Re: [xmca] PoTAYto and PoTAHto

From: <ERIC.RAMBERG who-is-at>
Date: Thu Oct 09 2008 - 06:46:21 PDT


You are mistaken if you believe Vygotsky, Paula or myself are comparing a
complex to a concept. I don't like the word concept anyway to describe
what is going on, i prefer the phrase conceptual thinking. In my way of
viewing Vygotsky's complex framework is his way of discerning the different
methods undertaken for completing a goal-based activity. I view conceptual
thinking as the most succinct and efficient method of obtaining the goal.
Humans, however, are not always efficient and muddle about in different
methods. The goal may be obtained but that doesn't mean conceptual
thinking has been obtained. David, when you discuss the nuts and bolts of
linguistics what is the goal you have in mind? What is the activity that
is being focused upon? Sometimes I get the impression you see speaking as
the activity or grammar as the function of the act of speaking. As I have
stated in the past I enjoy your posts but this one has me utterly confused.


                      David Kellogg
                      <vaughndogblack@ To: xmca <>
            > cc:
                      Sent by: Subject: [xmca] PoTAYto and PoTAHto
                      10/08/2008 07:21
                      Please respond
                      Please respond
                      to "eXtended
                      Mind, Culture,

I'm reading a wonderful but rather puzzling paper about the development of
ostension (that is, the "showing" part of "show and tell") in infancy
and early childhood (that is, seven to thirteen months).

Moro and Rodriguez point out that ostension is polysemic: it can be
declarative, but it can also be interrogative. It can be a sign to others
("Look at this!") but it can also be a sign to yourself ("Now I wonder what
the devil this thing is?"). That's what makes it possible for adults and
kids to use the same set of signs and mean utterly different things.

But Paula points out this is true of ALL language, else adults and children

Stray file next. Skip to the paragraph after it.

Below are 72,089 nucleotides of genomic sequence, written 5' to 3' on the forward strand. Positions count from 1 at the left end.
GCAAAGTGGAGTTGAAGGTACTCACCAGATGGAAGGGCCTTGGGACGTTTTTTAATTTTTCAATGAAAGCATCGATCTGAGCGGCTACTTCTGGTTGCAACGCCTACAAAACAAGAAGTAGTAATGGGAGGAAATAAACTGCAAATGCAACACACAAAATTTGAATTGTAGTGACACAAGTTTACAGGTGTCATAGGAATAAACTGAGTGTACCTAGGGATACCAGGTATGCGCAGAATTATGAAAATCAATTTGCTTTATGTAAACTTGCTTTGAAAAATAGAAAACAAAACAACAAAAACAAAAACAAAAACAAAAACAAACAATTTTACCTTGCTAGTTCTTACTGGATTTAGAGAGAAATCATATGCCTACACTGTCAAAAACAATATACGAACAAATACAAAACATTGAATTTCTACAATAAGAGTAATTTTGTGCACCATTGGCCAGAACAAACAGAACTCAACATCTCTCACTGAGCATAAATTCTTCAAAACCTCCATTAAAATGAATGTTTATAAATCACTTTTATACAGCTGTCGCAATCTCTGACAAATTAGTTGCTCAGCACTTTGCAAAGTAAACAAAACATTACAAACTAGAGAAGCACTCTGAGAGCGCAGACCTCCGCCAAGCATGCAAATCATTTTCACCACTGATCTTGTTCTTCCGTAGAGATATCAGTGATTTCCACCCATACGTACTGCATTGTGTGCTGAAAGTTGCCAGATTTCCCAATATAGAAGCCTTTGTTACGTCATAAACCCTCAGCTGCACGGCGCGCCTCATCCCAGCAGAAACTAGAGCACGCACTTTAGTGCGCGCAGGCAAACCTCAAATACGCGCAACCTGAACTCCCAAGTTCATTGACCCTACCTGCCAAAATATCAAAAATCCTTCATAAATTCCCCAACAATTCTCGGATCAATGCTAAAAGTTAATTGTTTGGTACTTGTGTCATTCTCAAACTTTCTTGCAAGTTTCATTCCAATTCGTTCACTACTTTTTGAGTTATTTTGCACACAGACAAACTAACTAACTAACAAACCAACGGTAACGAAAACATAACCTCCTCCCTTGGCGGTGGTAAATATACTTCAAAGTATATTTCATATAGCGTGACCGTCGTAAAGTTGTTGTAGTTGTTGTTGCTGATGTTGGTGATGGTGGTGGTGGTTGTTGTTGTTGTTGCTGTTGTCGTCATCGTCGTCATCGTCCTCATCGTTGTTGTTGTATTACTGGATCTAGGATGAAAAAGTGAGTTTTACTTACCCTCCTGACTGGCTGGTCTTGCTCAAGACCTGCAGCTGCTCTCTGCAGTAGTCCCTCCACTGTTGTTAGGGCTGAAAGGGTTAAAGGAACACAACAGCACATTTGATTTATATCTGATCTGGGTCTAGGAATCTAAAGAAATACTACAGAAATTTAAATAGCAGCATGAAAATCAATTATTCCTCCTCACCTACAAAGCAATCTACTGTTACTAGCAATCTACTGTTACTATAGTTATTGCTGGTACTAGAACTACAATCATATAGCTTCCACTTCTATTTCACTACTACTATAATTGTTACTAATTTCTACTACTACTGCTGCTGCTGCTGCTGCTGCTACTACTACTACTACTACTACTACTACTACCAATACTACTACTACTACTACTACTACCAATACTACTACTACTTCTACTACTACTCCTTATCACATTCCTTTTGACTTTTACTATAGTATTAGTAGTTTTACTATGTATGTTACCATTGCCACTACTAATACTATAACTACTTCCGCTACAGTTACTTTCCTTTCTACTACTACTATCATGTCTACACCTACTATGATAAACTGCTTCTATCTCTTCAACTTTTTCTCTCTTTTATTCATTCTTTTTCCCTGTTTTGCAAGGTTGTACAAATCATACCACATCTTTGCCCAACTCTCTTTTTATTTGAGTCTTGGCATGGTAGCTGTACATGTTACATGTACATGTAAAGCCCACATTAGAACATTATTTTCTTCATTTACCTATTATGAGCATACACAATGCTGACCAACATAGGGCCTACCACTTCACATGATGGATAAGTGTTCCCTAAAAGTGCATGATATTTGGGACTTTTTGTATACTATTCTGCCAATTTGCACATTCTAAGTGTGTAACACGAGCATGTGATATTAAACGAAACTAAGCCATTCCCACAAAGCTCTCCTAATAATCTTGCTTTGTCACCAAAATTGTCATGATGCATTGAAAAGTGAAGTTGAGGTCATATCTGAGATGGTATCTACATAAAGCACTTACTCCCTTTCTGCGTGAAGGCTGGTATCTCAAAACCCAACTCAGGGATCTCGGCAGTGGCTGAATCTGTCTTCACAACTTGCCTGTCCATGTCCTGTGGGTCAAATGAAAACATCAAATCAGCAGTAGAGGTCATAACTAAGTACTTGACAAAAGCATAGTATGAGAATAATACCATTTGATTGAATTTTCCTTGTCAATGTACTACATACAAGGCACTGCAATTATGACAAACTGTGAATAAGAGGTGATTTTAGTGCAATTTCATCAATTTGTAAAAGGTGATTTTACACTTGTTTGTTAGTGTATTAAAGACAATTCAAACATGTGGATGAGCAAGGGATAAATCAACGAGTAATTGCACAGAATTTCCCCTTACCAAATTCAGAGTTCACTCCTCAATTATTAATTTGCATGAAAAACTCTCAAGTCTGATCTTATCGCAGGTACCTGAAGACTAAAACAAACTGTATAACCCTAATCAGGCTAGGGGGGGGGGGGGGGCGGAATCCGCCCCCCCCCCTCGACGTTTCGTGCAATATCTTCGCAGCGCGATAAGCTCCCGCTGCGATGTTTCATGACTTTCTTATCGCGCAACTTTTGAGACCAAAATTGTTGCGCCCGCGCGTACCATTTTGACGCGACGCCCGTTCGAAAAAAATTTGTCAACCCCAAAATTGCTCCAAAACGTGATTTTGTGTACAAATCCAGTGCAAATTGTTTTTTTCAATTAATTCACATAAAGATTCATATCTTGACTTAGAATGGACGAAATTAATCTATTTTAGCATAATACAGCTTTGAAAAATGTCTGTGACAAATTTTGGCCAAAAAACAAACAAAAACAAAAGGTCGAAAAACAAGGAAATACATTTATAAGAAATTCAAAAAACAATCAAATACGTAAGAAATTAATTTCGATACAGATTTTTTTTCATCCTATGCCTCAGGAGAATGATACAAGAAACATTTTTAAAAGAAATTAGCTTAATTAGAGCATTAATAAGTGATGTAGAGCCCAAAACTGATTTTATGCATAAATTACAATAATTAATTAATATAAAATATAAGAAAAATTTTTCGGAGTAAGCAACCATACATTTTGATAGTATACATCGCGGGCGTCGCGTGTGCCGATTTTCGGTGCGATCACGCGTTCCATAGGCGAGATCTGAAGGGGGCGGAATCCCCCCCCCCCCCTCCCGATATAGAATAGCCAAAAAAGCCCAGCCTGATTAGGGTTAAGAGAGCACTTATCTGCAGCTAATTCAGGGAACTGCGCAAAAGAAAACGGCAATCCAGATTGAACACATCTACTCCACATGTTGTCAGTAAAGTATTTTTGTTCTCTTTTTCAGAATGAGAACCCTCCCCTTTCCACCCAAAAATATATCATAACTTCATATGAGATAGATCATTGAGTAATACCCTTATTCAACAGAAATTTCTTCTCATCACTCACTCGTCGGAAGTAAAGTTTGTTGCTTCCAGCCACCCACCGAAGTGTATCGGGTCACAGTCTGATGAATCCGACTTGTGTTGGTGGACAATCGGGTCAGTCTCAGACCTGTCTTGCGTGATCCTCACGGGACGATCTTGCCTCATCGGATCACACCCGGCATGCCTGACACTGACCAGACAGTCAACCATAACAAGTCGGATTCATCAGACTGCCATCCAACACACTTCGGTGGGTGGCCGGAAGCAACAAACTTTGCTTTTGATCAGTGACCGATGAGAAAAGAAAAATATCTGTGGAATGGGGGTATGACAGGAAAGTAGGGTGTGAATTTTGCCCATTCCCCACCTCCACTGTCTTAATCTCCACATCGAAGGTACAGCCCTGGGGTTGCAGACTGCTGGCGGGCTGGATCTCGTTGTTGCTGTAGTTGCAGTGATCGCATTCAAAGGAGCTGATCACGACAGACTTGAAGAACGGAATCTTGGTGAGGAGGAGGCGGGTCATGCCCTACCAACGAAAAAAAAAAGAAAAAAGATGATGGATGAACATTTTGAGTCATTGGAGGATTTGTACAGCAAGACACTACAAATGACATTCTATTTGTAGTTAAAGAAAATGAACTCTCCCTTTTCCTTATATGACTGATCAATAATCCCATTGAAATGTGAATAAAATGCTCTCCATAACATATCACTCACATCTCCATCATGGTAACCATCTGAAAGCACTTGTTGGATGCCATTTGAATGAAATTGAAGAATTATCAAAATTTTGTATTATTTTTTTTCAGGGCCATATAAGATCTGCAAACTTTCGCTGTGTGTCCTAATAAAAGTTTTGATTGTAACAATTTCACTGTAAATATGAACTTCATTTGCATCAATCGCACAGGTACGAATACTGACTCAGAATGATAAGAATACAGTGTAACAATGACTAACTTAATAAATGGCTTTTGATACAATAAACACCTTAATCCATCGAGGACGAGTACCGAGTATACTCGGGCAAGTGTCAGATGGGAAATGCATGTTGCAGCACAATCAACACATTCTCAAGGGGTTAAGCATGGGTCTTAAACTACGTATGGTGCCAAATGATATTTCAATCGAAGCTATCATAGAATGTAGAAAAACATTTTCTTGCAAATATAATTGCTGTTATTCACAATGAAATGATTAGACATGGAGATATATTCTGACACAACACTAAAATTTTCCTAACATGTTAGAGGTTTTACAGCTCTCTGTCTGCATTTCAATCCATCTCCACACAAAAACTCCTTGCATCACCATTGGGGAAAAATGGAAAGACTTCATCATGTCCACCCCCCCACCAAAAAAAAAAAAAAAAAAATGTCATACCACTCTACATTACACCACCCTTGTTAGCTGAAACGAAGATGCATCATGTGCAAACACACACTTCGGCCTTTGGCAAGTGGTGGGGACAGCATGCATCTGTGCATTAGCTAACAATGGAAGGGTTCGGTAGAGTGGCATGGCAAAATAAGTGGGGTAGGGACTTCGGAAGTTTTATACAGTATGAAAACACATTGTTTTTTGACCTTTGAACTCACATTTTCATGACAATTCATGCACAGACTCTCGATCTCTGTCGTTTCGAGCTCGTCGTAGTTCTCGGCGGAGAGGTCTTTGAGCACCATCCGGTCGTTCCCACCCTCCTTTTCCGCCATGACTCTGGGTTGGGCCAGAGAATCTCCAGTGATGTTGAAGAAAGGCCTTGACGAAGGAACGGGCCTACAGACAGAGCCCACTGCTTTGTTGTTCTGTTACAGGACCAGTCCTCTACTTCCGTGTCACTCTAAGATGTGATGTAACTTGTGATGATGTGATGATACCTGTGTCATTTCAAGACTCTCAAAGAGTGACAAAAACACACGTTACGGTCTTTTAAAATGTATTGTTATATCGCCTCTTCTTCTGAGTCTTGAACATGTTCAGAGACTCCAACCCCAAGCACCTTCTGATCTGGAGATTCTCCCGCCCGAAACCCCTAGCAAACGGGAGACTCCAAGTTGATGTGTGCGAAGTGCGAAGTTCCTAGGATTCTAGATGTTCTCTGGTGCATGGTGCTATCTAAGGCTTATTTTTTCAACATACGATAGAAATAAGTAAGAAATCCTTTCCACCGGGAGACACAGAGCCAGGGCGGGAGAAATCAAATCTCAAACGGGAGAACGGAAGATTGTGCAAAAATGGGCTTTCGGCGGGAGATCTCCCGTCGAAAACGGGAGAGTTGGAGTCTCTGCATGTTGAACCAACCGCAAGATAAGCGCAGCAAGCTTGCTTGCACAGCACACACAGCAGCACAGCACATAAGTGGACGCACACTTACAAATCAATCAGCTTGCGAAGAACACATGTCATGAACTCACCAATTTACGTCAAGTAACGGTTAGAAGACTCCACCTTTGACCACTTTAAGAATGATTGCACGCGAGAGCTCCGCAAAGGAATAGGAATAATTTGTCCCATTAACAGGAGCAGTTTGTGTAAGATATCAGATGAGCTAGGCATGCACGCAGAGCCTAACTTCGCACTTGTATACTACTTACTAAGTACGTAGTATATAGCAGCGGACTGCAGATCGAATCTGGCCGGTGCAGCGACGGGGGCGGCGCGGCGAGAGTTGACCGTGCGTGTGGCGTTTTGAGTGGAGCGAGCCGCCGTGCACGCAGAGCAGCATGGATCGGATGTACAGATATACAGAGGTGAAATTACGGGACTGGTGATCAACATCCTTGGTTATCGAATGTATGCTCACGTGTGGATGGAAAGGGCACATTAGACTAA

could not communicate, and communication could not develop: Today, you say
poTAYto and I say poTAHto; you say a concept and I say a complex. Tomorrow,
I will say po-TAH-to and I will mean a concept.

So what's unique about ostension? Well, Moro and Rodriguez make the
following rather inelegant comment:

"Ostension is a sign that is rarely studied by psychologists for itself and
which (sic) is geenrally considered as (sic) an indexical sign, which it is

(Production of Signs and Meaning Making Process in Triadic Interaction at
the Prelinguistic Level, in Abbey and Diriwachter, eds. Innovating Genesis:
Microgenesis and the constructive mind in action. Charlotte: Information
Age Press. p. 210.)

That's it. No explanation. OK--so according to Peirce, an icon is something
that stands for itself, but an index is something that stands for something
else, and a symbol is something that stands for something else by virtue of
a rule.

So if I'm seven months old an I hold up a block, the block's an icon.
It just stands for the block as far as I'm concerned. But for my Mommy, the
holding of the block stands for "What the devil is this?" and requires a
(symbolic) explanation that I won't understand, but she'll point to the
block and then to a hole in the back of my toy truck and I might understand
what that means or I might not, depending on my ability to handle indexical

But doesn't that mean that, microgenetically, the whole ostensive episode
contains an icon AND an index AND a symbolic mode of meaning making too?
And isn't this true of ALL language?

A word like "potato" has a "sonic envelope" (translated, very confusingly,
as "phasal" in Minick's version of "Thinking and Speech", p. 223). Like
Grape Nuts, sound is what it is. It also has intonation, which suggests
what it does. And of course, it has a symbolic meaning which we can, if we
like, define in a dictionary.

What we CAN'T do is pretend that any one of these elements excludes the
others: that would be like suggesting that language is pronunciation
without vocabulary or grammar, or vocabulary without pronunciation and
grammar, or grammar without vocabulary or pronunciation. Some of my dear
colleagues behave that way sometimes, but we all know better or we couldn't
actually talk to our students.

A potato chip does not stop being a potato. Why should ostension stop being
an index?

David Kellogg
Seoul National University of Education

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